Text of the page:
Social Media

Twitter Friends – Are We All in Agreement?

Have you filled your Twitter feed with those who are often in agreement with you? Or do you enjoy hearing dissenting voices?


‘Is Twitter anything more than an online echo chamber?’ asked Laura Marcus in the Guardian today.



Drawing attention to the fact that twitter users tend to follow those who share similar political viewpoints and interests, Laura quotes Guardian columnist Suzanne Moore, who stated


“You chose who to follow. There is a whole world of deep dark Twitter if you follow those who don’t think like you. But people don’t do that. I would not so much say it’s leftwing as knee jerk. So outrage over a Daily Mail article happens every day, which is frankly daft. Sometimes it can be about a piece published ages ago but no one had noticed till Twitter went berserk”


I agree that sometimes I peek outside of my little Twitter world and notice that there are other kinds of conversations going on, such as when the Tom Daley troll raged around Twitter.

I can think of several of those who I regularly communicate with who have very different political views, with whom I have engaged in discussions. I have only once blocked a follower who slipped over the line from debate to abusive and offensive so I would say it works well. At times I have not entered into the debate as I was not in the mood for a heated discussion, or I have deflected the comment with humour.

Earlier this week a tweet from a person I follow and have debated on the subject of Assange made me narrow my eyes in displeasure. I absolutely do not agree with her, but we had already discussed this and she is entitled to her opinion so I skimmed past the tweet and forgot about it. To unfollow her because I disagreed with her on this issue would be foolish, as she is interesting and informative.

Sometimes a remark from a follower will make me stop and think, and at times I have revised my opinion. Without ‘opposing’ voices I would miss this.

As long as the discussion is respectful and non-offensive, why block a person for not agreeing?


Of course, Twitter spats can happen at the blink of an eye and a slightly badly worded tweet can lead to unpleasant words and recriminations. I dislike this happening on my timeline, particularly when I like both of the people involved and they try to include others in their argument. RTing abusive tweets may seem like a good idea at the time, but perhaps a mildly worded reply, asking why that person was being abusive and hurtful would end the fight there and then.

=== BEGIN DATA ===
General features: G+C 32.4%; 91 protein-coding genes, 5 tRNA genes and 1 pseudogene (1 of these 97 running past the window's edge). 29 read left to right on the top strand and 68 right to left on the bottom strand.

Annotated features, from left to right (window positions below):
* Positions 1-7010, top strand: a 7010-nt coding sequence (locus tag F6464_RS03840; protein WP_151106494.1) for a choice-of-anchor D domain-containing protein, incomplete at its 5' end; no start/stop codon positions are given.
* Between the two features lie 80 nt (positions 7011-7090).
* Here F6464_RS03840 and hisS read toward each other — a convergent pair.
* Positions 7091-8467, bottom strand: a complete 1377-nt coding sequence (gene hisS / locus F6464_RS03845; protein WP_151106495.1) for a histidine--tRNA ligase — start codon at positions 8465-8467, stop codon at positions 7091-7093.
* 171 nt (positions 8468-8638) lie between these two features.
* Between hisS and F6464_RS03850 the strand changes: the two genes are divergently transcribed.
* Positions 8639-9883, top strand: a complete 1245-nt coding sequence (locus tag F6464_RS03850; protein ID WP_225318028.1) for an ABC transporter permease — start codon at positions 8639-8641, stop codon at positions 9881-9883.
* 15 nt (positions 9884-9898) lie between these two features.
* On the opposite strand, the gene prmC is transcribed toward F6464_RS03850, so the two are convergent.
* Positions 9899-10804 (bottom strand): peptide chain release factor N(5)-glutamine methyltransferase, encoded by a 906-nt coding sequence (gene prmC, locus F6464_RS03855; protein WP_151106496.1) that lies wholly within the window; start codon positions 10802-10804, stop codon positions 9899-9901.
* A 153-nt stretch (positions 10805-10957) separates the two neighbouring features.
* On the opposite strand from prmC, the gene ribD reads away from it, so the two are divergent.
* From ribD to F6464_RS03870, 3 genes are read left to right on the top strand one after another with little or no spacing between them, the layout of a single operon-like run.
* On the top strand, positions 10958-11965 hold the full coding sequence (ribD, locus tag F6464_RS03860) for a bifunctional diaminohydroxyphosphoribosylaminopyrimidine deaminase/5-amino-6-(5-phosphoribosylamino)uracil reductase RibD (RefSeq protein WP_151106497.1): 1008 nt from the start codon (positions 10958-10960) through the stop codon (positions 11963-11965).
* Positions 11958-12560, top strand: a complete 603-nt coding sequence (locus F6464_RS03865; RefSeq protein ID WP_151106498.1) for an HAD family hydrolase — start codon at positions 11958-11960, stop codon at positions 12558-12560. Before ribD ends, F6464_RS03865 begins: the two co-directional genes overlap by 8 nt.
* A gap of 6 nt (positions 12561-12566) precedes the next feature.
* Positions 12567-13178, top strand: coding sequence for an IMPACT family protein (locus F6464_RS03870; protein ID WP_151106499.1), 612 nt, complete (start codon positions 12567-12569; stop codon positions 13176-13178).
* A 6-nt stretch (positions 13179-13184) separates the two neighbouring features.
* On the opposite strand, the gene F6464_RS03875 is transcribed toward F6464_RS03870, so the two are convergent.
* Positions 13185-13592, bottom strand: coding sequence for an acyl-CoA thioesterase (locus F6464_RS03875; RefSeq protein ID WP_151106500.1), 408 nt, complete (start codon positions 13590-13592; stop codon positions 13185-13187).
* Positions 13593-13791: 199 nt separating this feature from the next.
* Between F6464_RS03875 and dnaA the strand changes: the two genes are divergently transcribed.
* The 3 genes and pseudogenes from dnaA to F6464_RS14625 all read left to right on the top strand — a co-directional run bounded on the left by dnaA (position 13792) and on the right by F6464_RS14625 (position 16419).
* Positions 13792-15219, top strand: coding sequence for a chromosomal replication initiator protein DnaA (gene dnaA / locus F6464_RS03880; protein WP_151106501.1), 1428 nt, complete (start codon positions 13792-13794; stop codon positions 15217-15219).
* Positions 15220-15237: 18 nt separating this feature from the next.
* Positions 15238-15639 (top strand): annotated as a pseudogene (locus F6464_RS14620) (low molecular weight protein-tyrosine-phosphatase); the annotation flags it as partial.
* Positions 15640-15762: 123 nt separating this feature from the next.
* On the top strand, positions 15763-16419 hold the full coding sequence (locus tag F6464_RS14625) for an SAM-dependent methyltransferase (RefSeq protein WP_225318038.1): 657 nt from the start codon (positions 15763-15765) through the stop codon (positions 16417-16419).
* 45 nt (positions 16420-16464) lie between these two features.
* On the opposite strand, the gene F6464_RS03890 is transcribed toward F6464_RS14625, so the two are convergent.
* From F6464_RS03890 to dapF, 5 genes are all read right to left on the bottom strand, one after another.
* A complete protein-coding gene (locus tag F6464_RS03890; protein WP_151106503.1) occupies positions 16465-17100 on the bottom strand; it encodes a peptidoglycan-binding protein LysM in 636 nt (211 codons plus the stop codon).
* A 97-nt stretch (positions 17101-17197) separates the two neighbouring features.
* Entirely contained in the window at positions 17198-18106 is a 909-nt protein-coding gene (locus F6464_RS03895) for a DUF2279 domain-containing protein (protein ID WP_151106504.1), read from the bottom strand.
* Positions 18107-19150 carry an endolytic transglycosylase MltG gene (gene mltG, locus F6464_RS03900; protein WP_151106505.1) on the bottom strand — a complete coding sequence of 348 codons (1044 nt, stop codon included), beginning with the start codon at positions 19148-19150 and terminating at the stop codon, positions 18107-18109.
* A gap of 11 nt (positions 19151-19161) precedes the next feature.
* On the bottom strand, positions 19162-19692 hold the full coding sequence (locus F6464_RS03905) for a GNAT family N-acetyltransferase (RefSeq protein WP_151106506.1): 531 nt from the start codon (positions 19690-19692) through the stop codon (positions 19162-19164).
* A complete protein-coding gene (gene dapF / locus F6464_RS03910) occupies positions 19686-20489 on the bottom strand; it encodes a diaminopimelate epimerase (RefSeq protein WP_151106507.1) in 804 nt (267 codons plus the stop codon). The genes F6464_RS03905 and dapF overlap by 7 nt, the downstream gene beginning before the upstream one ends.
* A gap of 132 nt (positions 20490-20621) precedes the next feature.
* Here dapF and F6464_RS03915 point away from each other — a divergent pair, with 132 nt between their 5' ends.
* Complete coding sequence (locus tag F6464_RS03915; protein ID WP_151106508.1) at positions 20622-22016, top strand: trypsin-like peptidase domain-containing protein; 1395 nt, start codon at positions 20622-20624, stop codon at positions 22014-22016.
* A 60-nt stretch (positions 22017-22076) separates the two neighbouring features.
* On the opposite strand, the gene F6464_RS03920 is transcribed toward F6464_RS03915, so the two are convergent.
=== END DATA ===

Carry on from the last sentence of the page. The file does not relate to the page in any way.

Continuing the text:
I blogged about Kirstie Allsop being trolled recently and several of my followers pointed out that if she had simply blocked and reported the offensive tweets, no one would have been any the wiser. That is of course a slightly different situation that when two Twitter friends have an argument, which leaves their other followers trapped between them, not wishing to offend anyone or take sides.


I asked on Twitter earlier – do you follow those you disagree with? Most of my followers reported that they follow a variety of people, both those they agree with and those they do not agree with.


@annette1hardy Absolutely not. I try to achieve a balance and want to hear different points of view.


@KathrynBatten Yes – tend to follow people who make me think or laugh, but as with friends in ‘life’ I don’t always agree with them.


@Sepultura78 140 character restriction may explain why folk are less inclined to use twitter as a medium for debate…
… Internet forums much better for locking horns with the opposition..


(that last point from @Sepultura78 is important – presenting your argument in 140 characters can be challenging)